Good afternoon, everybody. Yes, I'm starting the weekly chats again after taking a break for a few weeks from torturing you with my 5-10 minute long answers. :) Will try to be a bit quicker, but you know that thing about leopards changing their spots and all. OK, let's get started.
Is it just me or is the WNBA's survey of GMs so stupid? What do GMs see in New York that make them think the Liberty is the second best choice to win the title? How does Maya Moore get voted as the second best shooter and Courtney Vandersloot is the second best point guard ... when neither has played a game in the league?
Well, I tend to get in trouble when I call things "stupid," which doesn't always stop me, of course. I guess "stupid" seems somewhat harsh, here, but ... I agree, some of their choices were weird to me. I did all my picks - you guys know how much I relish doing those - before the GM thing came out, so I was, um, pretty surprised some of them have a *much* higher opinion of the Liberty's chances than I do. Since I didn't pick NY to even make the playoffs. As for the rookie accolades ... that doesn't make too much sense, either. But, hey, some folks will look at my picks and may not have the kindest words for them, either. Although we all seem to agree the Storm is the favorite. Like that takes much insight.
Will the Shock make a major impact this season or will it be a slight improvement. I will be the optimist and say I feel they could maybe slip into a playoff spot if they all come together. But the west is so deep it is going to be hard. What did you think of trading Robinson the leading scorer from the Shock and cutting Juanita Ward who was a Bulgarian league superstar and improved her game?
I'm more of the mindset that we'll see "slight improvement" but not a playoff spot. The West should be really tough, especially if the various team stars stay healthy. Of course, I am going against history and expect that this time, finally, the Lynx are good enough to make the playoffs again. I think Seattle and Phoenix - again, if they stay healthy - are locks, and I'm pretty high, actually, on LA with Candace Parker back. As for the Robinson deal, I don't really get it; seems like they just gave her away. I am not sure how much Sheryl Swoopes or Marion Jones are going to really do on court for this team. Be nice to see the "oldsters" play well, but ... I mean, realistically, I think this team is still undertalented compared to its opponents.
As a BC fan, I've been keeping my eyes on the WNBA transactions to see if Carolyn Swords made the Sky (yay!) and Stefanie Murphy made the Sun (boo!). It struck me that many rookies' dreams are over before they even begin. How often do these young women play in overseas for a year or two and successfully make a WNBA roster?
Seattle coach Brian Agler was talking about this topic a couple of days ago when I spoke with him. Like most coaches, he'd really love to have at least a 12-player roster, for the purpose of keeping that young player who is "almost" there but just becomes a casualty of the roster cuts. He feels that it's becoming more commonplace for kids to not "give up" after not making a WNBA roster and instead go overseas to hone their games and come back after possibly a couple of years to play in the WNBA. This is in part because I think it's become easier to live overseas, the network of people you can count on over there is bigger, and players are more likely to understand that the WNBA may not happen for them right away - if at all - but there is still a chance to be a pro basketball player. Agler seems to think that European leagues are actually developing players a little better, too.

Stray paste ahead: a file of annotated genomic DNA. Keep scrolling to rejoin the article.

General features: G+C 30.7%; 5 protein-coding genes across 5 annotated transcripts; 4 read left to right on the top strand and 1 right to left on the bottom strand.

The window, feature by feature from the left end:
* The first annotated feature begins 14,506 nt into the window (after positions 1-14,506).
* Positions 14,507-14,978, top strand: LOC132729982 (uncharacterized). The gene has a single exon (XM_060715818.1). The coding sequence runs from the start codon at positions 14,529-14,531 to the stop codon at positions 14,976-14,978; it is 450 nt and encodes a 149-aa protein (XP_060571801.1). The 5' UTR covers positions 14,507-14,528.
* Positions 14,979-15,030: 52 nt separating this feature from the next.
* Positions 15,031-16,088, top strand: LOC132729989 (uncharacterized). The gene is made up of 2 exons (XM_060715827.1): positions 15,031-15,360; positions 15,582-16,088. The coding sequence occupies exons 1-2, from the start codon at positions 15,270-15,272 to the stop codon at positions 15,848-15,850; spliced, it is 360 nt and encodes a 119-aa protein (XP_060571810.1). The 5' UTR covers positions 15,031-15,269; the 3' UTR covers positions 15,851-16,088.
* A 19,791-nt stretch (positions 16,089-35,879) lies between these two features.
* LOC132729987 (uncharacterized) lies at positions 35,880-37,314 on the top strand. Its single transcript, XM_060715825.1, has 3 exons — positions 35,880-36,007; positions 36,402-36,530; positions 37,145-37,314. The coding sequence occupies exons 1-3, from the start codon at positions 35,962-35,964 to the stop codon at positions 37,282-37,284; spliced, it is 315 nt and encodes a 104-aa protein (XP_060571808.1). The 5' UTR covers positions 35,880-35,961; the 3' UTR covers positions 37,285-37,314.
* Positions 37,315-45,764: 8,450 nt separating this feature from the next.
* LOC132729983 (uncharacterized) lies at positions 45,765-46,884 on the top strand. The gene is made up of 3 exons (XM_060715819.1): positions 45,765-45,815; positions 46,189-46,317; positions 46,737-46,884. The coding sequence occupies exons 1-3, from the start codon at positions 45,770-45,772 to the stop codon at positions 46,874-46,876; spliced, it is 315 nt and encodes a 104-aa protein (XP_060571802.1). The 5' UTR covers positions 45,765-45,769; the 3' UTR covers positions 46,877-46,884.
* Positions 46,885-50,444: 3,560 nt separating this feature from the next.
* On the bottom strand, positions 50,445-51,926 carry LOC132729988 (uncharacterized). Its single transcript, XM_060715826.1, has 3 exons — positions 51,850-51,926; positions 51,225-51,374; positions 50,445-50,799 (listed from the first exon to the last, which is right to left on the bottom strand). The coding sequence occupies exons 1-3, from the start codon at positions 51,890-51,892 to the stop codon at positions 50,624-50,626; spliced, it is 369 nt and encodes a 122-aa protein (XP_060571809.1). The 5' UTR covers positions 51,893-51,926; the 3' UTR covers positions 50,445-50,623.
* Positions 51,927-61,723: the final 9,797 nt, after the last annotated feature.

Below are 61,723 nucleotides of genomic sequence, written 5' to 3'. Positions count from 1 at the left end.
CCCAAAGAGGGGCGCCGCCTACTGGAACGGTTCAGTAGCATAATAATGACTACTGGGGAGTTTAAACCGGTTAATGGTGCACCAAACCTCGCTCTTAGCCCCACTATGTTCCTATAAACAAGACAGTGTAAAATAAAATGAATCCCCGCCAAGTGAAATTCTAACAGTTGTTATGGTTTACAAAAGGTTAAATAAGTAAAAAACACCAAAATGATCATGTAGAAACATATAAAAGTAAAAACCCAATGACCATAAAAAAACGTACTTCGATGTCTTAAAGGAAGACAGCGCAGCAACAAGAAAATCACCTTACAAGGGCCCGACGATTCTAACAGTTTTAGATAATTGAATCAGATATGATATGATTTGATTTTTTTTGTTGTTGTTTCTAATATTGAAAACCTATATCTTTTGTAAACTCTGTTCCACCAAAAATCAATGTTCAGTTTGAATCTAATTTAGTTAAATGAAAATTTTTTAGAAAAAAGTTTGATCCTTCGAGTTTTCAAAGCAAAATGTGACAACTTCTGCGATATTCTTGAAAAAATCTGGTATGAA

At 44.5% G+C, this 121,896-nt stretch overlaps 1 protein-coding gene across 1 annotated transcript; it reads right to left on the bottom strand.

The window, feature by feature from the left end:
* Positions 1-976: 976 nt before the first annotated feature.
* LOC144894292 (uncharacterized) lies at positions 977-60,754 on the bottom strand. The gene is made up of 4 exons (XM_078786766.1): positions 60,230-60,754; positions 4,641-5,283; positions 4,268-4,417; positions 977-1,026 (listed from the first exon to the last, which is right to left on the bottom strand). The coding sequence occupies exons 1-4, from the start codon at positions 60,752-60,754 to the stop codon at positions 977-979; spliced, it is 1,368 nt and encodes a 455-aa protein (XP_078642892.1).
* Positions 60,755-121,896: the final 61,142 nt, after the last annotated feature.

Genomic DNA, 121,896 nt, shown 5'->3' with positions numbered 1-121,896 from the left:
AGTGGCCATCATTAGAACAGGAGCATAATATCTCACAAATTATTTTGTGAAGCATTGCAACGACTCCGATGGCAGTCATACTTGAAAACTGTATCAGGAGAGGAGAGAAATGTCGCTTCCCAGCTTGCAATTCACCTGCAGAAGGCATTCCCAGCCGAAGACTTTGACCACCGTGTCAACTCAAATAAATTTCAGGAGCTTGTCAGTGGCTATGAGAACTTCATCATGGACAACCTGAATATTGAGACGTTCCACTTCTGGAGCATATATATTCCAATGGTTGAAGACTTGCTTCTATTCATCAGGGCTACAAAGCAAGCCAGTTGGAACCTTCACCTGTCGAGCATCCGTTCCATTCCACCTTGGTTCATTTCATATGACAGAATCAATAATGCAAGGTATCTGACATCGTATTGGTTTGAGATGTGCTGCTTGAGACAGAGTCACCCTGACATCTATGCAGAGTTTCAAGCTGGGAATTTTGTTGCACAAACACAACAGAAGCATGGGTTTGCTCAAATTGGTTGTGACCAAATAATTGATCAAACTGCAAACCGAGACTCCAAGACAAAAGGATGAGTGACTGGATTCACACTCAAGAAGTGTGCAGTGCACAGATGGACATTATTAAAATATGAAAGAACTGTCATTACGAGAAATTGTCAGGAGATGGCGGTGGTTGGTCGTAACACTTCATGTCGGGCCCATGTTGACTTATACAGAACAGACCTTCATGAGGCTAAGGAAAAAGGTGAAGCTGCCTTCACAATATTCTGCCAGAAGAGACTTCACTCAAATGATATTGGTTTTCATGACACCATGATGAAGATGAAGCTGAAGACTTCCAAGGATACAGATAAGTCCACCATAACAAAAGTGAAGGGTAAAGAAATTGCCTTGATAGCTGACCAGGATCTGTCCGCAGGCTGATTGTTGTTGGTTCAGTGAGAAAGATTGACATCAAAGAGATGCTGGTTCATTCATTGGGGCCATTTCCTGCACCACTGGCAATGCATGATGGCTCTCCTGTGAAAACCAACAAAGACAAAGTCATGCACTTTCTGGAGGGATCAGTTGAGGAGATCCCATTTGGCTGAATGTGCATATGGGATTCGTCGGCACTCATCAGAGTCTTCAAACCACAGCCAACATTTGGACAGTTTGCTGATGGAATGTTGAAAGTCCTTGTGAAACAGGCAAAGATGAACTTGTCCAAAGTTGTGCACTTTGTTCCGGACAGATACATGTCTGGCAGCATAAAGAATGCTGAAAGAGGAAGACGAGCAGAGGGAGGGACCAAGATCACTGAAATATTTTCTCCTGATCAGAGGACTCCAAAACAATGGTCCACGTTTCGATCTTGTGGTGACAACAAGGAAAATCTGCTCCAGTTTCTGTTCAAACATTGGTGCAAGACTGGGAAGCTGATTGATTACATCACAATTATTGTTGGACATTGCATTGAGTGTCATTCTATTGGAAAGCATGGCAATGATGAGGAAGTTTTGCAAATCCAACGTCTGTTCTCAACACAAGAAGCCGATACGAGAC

Are you surprised that the Sky waived Shameka Christon?
OK, I was shocked. I think she's a terrific player, and there was no indication from Pokey Chatman in the league's recent conference call that the Sky were going to do this. Not that I expect she's going to reveal all team business or anything on one of those calls, but ... I just didn't even sense that might happen. Maybe somehow Christon still ends up with the Sky again after she's healthy in two months? Or maybe she was actually ready to move on from Chicago? I think she's a valuable player, and once healthy, some team is going to be fortunate to have her. Addendum: Kevin theorized maybe Christon is hurt worse than we think. Maybe that is a part of this, too.
Hi Mechelle,Any news on why Janel McCarville is not playing in the W this year? Also what is your opinion on why several top American players are choosing not to play in the WNBA, such as Nolan and Ford? Is it the low salaries and want of rest for the "real" basketball season?
I think that J-Mac may be in that group of players whose overseas contracts make it more difficult for them to play in the WNBA. As for what I think of this ... it's a little complicated, so I'll try to be brief (for me). On one hand, you say people have to do what's best for them financially and health-wise. On the other, I can't say it doesn't bug me a bit when American players don't do everything possible to play in the WNBA. Now, that may not seem fair. After all, it's their livelihoods. But for those of us over 40 who remember not just no WNBA, but no "prospect" of a WNBA for a long time, it's hard to not expect all American players to have a special commitment to making this league continue to be the best it can. Especially when you see foreign players who I think have make some pretty big personal sacrifices to play here every year, or almost every year, like Lauren Jackson, Penny Taylor and Tully Bevilaqua. Ultimately, though, there are going to be players who believe they need to do what's best for them, regardless of how that may affect the greater issue of pro women's basketball in the United States.